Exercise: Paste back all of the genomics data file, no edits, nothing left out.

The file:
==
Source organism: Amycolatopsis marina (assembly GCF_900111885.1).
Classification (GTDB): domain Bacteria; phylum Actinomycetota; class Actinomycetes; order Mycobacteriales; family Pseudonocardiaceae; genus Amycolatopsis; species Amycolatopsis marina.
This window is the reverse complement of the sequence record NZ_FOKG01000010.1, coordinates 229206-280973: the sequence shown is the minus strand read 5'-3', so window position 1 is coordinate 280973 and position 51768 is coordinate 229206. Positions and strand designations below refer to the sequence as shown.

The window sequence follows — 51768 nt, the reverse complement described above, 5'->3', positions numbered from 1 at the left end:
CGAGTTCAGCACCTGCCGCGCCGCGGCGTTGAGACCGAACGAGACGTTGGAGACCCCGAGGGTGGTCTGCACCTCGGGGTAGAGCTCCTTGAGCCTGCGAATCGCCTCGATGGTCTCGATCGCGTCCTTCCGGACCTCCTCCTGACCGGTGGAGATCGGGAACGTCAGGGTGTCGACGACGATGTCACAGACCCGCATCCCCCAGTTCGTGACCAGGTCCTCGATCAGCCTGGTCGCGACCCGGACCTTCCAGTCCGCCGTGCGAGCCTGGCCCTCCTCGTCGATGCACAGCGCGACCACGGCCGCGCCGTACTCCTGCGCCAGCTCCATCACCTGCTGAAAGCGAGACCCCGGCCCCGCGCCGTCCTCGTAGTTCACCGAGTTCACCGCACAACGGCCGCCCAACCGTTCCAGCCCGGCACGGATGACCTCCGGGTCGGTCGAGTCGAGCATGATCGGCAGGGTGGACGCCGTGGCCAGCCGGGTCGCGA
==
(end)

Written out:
Source organism: Amycolatopsis marina (assembly GCF_900111885.1).
Classification (GTDB): domain Bacteria; phylum Actinomycetota; class Actinomycetes; order Mycobacteriales; family Pseudonocardiaceae; genus Amycolatopsis; species Amycolatopsis marina.
This window is the reverse complement of the sequence record NZ_FOKG01000010.1, coordinates 229206-280973: the sequence shown is the minus strand read 5'-3', so window position 1 is coordinate 280973 and position 51768 is coordinate 229206. Positions and strand designations below refer to the sequence as shown.

The window sequence follows — 51768 nt, the reverse complement described above, 5'->3', positions numbered from 1 at the left end:
CGAGTTCAGCACCTGCCGCGCCGCGGCGTTGAGACCGAACGAGACGTTGGAGACCCCGAGGGTGGTCTGCACCTCGGGGTAGAGCTCCTTGAGCCTGCGAATCGCCTCGATGGTCTCGATCGCGTCCTTCCGGACCTCCTCCTGACCGGTGGAGATCGGGAACGTCAGGGTGTCGACGACGATGTCACAGACCCGCATCCCCCAGTTCGTGACCAGGTCCTCGATCAGCCTGGTCGCGACCCGGACCTTCCAGTCCGCCGTGCGAGCCTGGCCCTCCTCGTCGATGCACAGCGCGACCACGGCCGCGCCGTACTCCTGCGCCAGCTCCATCACCTGCTGAAAGCGAGACCCCGGCCCCGCGCCGTCCTCGTAGTTCACCGAGTTCACCGCACAACGGCCGCCCAACCGTTCCAGCCCGGCACGGATGACCTCCGGGTCGGTCGAGTCGAGCATGATCGGCAGGGTGGACGCCGTGGCCAGCCGGGTCGCGA